SWAT Literature Database for Peer-Reviewed Journal Articles

Title:Simulator for water resources in rural Basins 
Authors:Williams, J.R., A.D. Nicks and J.G. Arnold 
Journal:Journal of Hydraulic Engineering 
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URL (non-DOI journals): 
Broad Application Category:hydrologic & pollutant 
Primary Application Category:sediment loss and transport 
Secondary Application Category:hydrologic assessment 
Watershed Description:a 538 km^2 basin near Chickasha, Oklahoma and a 17.7 km^2 basin near Riesel, Texas, both in the U.S.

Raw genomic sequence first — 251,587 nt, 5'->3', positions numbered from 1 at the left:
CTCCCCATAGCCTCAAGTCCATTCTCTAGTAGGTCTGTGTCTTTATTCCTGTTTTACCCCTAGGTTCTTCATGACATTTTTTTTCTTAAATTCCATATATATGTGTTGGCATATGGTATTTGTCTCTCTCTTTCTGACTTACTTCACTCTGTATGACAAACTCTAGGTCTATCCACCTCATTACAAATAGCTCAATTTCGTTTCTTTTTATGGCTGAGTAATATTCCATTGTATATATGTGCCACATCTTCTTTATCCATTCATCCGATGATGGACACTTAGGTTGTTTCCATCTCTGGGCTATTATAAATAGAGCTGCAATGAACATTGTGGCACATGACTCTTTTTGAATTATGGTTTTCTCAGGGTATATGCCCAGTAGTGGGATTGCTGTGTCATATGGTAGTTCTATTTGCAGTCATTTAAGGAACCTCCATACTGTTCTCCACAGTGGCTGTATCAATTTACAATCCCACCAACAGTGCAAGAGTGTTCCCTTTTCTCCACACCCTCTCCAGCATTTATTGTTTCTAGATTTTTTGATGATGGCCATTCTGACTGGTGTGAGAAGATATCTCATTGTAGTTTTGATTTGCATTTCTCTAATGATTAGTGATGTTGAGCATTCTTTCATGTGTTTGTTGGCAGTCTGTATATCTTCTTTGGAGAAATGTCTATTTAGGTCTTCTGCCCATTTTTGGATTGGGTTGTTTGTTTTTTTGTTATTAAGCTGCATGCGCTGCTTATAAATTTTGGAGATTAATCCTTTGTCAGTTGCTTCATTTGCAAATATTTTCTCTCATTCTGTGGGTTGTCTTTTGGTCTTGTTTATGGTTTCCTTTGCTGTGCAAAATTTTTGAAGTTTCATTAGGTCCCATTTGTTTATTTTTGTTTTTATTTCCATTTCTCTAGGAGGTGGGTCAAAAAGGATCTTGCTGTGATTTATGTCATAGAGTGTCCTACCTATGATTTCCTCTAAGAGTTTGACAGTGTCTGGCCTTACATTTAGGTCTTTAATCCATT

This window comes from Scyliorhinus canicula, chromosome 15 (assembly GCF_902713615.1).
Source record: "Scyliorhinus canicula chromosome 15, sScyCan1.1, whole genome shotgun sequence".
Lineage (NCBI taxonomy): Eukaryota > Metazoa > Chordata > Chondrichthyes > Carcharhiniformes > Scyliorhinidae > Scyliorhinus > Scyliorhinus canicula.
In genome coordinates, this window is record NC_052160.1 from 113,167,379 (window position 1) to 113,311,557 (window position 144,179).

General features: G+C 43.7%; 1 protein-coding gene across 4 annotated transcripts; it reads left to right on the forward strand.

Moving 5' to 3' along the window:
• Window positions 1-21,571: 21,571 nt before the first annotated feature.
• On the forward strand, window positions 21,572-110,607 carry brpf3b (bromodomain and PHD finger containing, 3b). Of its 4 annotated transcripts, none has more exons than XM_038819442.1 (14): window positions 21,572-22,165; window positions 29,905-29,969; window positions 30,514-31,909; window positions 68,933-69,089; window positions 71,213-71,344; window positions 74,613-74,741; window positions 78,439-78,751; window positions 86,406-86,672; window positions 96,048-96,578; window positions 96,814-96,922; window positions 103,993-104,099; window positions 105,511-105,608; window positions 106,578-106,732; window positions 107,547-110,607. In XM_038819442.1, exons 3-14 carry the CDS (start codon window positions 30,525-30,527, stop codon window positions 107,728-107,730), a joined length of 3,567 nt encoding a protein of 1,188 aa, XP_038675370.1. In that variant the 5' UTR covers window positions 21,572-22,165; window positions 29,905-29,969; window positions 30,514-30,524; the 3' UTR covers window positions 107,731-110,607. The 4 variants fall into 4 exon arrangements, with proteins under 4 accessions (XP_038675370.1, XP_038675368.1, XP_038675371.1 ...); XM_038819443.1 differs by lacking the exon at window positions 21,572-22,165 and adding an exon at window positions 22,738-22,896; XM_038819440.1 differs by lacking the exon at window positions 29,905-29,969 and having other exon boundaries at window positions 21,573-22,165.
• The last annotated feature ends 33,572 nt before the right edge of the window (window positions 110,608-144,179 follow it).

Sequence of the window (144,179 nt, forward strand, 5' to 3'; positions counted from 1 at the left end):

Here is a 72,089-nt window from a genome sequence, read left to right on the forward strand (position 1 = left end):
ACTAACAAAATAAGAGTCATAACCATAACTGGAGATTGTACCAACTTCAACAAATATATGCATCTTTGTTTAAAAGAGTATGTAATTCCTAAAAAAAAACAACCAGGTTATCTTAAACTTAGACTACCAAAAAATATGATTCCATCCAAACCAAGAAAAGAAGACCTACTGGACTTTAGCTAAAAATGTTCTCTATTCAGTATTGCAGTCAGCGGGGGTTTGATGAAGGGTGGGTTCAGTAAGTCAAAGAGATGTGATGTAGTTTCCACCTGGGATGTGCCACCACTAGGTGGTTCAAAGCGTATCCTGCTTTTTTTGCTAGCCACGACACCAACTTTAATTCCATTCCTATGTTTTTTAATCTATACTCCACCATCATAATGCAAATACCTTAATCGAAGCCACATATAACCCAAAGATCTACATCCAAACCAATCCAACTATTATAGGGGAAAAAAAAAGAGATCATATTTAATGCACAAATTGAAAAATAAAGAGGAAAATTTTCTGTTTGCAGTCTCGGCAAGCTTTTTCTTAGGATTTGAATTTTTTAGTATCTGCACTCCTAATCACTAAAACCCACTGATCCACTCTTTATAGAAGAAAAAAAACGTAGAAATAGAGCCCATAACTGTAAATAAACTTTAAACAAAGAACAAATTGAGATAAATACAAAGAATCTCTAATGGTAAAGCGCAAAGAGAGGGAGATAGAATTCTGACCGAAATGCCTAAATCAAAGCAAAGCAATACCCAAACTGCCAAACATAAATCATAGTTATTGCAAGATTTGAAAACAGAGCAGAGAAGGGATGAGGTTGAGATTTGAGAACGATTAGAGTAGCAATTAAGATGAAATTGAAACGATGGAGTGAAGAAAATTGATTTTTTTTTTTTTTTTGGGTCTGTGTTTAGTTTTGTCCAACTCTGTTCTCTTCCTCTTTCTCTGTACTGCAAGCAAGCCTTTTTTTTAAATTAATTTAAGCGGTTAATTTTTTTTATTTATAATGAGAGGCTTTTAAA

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Abstract:A model called SWRRB (Simulator for Water Resources in Rural Basins) was developed for simulating hydrologic and related processes in rural basins. The objective in model development was to predict the effect of management decisions on water and sediment yields with reasonable accuracy for ungaged rural basins throughout the United States. The three major components of SWRRB are weather, hydrology, and sedimentation. Processes considered include surface runoff, percolation, return flow, evapotranspiration, pond and reservoir storage, and sedimentation. The SWRRB model was developed by modifying the CREAMS (Chemicals, Runoff, and Erosion from Agricultural Management Systems) daily rainfall hydrology model for application to large, complex, rural basins. The major changes were: (1) A return flow component was added; (2) the model was expanded to allow simultaneous computations on several sub‐basins; (3) a reservoir storage component was added for use in determining the effects of farm ponds and other reservoirs on water and sediment yield; (4) a weather simulation model (precipitation, solar radiation, and temperature) was added to provide for longer‐term simulations and more representative weather inputs, both temporally and spatially; (5) a better method was developed for predicting the peak runoff rate; and (6) a simple flood routing component was added. Besides water, SWRRB also simulates sediment yield using the Modified Universal Soil Loss Equation (MUSLE) and a sediment routing model. Tests with data from a 538km2 basin in Oklahoma and a 17.7km2 basin in Texas indicate that SWRRB is capable of simulating water and sediment yield realistically.